Tax credit cuts are a very important cultural signal - Jeremy Hunt
Tax credit cuts are a "very important cultural signal" as Britain seeks to match the work ethic of Asian and American countries, Jeremy Hunt has said.
The Health Secretary said he did not "entirely buy" the argument that families will lose "hard cash" through the changes proposed by the Government, claiming the benefits of more job opportunities, extra hours and the national living wage need to be considered.
Prime Minister David Cameron has said there will be no review of the cuts in next month's Autumn Statement despite calls from within his own party for a rethink.
The independent Institute for Fiscal Studies has warned millions of people will lose up to £1,300 a year from the Budget changes.
Asked if there is a case for implementing the tax credit cuts over a longer period of time up to 2020, Mr Hunt replied: "No. We have to proceed with these tax credit changes because they're a very important cultural signal.
"My wife is Chinese and we want this to be one of the most successful countries in the world in 20, 30, 40 years time.
"There's a pretty difficult question we have to answer, which is essentially, are we going to be a country which is prepared to work hard in the way that Asian economies are prepared to work hard, in the way that Americans are prepared to work hard? And that is about creating a culture where work is at the heart of our success.
"But the hard cash argument I don't entirely buy because I don't think it takes into account the dynamic effects, it doesn't take into account the extra hours that people work, and it doesn't take into account the extra opportunities that you're giving people by creating jobs that are - through the national living wage - paid better than they would previously have been paid.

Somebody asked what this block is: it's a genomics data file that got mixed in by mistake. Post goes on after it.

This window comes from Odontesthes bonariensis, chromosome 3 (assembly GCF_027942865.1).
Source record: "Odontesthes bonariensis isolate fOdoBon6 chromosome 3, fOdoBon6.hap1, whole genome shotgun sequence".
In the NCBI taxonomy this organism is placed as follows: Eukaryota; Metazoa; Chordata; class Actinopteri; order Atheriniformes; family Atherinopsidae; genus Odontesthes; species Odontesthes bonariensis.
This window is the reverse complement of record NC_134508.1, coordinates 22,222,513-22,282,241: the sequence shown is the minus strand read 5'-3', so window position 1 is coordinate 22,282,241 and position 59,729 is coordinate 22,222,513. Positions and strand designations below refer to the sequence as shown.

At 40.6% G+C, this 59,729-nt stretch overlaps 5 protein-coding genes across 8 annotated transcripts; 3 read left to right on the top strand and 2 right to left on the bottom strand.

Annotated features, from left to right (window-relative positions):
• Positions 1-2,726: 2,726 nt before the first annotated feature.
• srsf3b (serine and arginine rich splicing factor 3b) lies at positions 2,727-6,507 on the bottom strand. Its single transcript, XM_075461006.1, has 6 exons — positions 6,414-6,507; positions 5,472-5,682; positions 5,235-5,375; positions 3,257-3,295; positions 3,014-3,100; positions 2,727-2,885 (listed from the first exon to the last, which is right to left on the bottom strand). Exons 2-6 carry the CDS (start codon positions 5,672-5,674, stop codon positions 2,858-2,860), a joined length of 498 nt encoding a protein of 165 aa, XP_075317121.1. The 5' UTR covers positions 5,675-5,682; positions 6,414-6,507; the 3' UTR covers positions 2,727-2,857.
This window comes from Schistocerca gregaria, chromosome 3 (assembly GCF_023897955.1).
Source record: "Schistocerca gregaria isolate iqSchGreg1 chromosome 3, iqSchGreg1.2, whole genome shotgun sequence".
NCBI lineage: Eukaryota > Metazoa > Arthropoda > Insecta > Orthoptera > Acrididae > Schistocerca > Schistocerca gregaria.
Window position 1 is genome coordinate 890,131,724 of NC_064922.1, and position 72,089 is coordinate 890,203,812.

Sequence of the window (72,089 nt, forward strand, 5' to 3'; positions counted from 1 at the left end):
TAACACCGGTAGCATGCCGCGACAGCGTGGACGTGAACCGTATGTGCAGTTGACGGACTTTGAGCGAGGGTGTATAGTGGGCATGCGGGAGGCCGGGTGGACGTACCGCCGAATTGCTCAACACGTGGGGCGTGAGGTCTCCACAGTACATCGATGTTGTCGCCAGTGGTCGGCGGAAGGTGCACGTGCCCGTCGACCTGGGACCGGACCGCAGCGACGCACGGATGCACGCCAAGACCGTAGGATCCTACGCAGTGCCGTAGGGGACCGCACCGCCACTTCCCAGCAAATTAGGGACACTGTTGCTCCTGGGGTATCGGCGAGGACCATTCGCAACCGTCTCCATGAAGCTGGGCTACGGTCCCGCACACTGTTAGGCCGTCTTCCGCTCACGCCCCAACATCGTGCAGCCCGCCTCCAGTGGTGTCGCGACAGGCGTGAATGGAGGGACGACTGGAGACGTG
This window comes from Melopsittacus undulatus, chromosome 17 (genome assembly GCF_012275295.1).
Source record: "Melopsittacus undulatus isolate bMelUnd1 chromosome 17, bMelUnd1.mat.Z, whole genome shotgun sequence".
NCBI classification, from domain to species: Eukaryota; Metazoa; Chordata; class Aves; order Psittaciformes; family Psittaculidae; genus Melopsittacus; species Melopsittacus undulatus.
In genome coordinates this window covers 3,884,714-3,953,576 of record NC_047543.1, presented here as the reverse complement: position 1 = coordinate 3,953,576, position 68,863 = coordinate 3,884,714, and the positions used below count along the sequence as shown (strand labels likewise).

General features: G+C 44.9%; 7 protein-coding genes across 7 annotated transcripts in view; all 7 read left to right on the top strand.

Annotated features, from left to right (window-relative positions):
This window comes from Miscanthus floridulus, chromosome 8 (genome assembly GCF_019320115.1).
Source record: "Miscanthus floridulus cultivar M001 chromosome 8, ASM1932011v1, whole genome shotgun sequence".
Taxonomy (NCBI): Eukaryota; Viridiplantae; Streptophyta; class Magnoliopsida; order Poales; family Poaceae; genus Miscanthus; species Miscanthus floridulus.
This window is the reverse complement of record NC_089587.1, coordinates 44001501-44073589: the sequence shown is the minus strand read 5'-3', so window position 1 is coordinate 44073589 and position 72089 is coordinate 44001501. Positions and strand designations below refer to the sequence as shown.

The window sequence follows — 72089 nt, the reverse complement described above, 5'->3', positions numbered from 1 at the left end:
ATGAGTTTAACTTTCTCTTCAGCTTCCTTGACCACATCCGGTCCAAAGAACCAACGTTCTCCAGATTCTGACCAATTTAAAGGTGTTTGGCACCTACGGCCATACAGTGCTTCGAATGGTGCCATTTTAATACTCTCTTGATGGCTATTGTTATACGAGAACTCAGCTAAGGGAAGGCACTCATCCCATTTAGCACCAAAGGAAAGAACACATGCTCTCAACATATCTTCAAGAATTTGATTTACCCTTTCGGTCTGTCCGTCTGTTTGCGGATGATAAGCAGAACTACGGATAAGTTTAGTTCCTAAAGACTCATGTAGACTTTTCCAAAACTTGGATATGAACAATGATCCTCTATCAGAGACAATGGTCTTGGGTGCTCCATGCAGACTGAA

"I don't want to pretend that it won't be very challenging but I do believe that moving to a culture where work pays and we're trying to help people be independent and stand on their own two feet is the most important thing we can do for people on low incomes."
The general secretary of the Unite union, Len McCluskey, condemned Mr Hunt's comments as "a disgraceful insult from the richest member of the Cabinet to millions of people struggling to get by working hard for long hours in insecure employment".
Mr McCluskey said: " Mr Hunt should withdraw his remarks immediately and apologise. There is nothing as insulting as wealthy Cabinet ministers dishing out tax breaks to the super-wealthy, allowing massive assets to sit idle in bank accounts doing nothing for the common good, (while) working people wait in fear for the letter telling them the Government is cutting their income and ponder joining the foodbank queue.
"We are the fifth biggest economy with one of the hardest-working populations; the facts are that wealth is being hoovered up by an ever-smaller clique, while the percentage of wealth that workers enjoy falls ever backwards. This is the obscenity of our economy Mr Hunt, should be addressing."
The c hief executive of single parent charity Gingerbread, Fiona Weir, said: "Jeremy Hunt's comments that the tax credit cuts send a 'cultural signal' shows that, as well as being regressive, the Government is deeply out of touch on this issue.
"This unhelpful language further demonises those that are reliant on vital welfare payments, many of whom already have a job. In the case of single parents, two-thirds are in work but rely on tax credits to top up low wages.
"A working single parent about to lose out under the proposals is going to struggle to understand how they are expected to work harder."